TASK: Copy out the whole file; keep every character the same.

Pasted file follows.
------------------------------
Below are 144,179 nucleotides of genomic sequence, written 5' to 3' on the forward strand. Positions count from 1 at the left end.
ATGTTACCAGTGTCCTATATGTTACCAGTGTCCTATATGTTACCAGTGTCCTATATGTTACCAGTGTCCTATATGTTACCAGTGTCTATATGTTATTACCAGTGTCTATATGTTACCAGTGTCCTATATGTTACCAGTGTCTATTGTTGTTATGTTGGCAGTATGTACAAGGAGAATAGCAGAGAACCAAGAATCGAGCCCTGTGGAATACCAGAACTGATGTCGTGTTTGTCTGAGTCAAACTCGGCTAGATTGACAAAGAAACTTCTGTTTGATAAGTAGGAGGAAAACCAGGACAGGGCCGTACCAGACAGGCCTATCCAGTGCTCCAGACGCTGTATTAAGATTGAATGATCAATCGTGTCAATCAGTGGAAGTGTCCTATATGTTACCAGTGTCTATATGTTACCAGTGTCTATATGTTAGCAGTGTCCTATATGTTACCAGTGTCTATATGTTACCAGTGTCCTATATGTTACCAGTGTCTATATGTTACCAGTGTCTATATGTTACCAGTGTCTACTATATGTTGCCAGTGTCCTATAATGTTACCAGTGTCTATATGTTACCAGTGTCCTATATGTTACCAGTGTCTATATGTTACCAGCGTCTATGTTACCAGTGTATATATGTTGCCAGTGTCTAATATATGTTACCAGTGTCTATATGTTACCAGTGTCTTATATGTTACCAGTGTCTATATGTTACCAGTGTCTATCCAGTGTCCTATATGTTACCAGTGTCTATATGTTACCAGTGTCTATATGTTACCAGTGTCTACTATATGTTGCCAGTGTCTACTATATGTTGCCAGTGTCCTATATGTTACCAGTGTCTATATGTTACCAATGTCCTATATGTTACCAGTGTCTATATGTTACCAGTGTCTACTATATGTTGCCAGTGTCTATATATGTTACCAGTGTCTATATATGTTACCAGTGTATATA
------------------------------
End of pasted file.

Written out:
Below are 144,179 nucleotides of genomic sequence, written 5' to 3' on the forward strand. Positions count from 1 at the left end.
ATGTTACCAGTGTCCTATATGTTACCAGTGTCCTATATGTTACCAGTGTCCTATATGTTACCAGTGTCCTATATGTTACCAGTGTCTATATGTTATTACCAGTGTCTATATGTTACCAGTGTCCTATATGTTACCAGTGTCTATTGTTGTTATGTTGGCAGTATGTACAAGGAGAATAGCAGAGAACCAAGAATCGAGCCCTGTGGAATACCAGAACTGATGTCGTGTTTGTCTGAGTCAAACTCGGCTAGATTGACAAAGAAACTTCTGTTTGATAAGTAGGAGGAAAACCAGGACAGGGCCGTACCAGACAGGCCTATCCAGTGCTCCAGACGCTGTATTAAGATTGAATGATCAATCGTGTCAATCAGTGGAAGTGTCCTATATGTTACCAGTGTCTATATGTTACCAGTGTCTATATGTTAGCAGTGTCCTATATGTTACCAGTGTCTATATGTTACCAGTGTCCTATATGTTACCAGTGTCTATATGTTACCAGTGTCTATATGTTACCAGTGTCTACTATATGTTGCCAGTGTCCTATAATGTTACCAGTGTCTATATGTTACCAGTGTCCTATATGTTACCAGTGTCTATATGTTACCAGCGTCTATGTTACCAGTGTATATATGTTGCCAGTGTCTAATATATGTTACCAGTGTCTATATGTTACCAGTGTCTTATATGTTACCAGTGTCTATATGTTACCAGTGTCTATCCAGTGTCCTATATGTTACCAGTGTCTATATGTTACCAGTGTCTATATGTTACCAGTGTCTACTATATGTTGCCAGTGTCTACTATATGTTGCCAGTGTCCTATATGTTACCAGTGTCTATATGTTACCAATGTCCTATATGTTACCAGTGTCTATATGTTACCAGTGTCTACTATATGTTGCCAGTGTCTATATATGTTACCAGTGTCTATATATGTTACCAGTGTATATA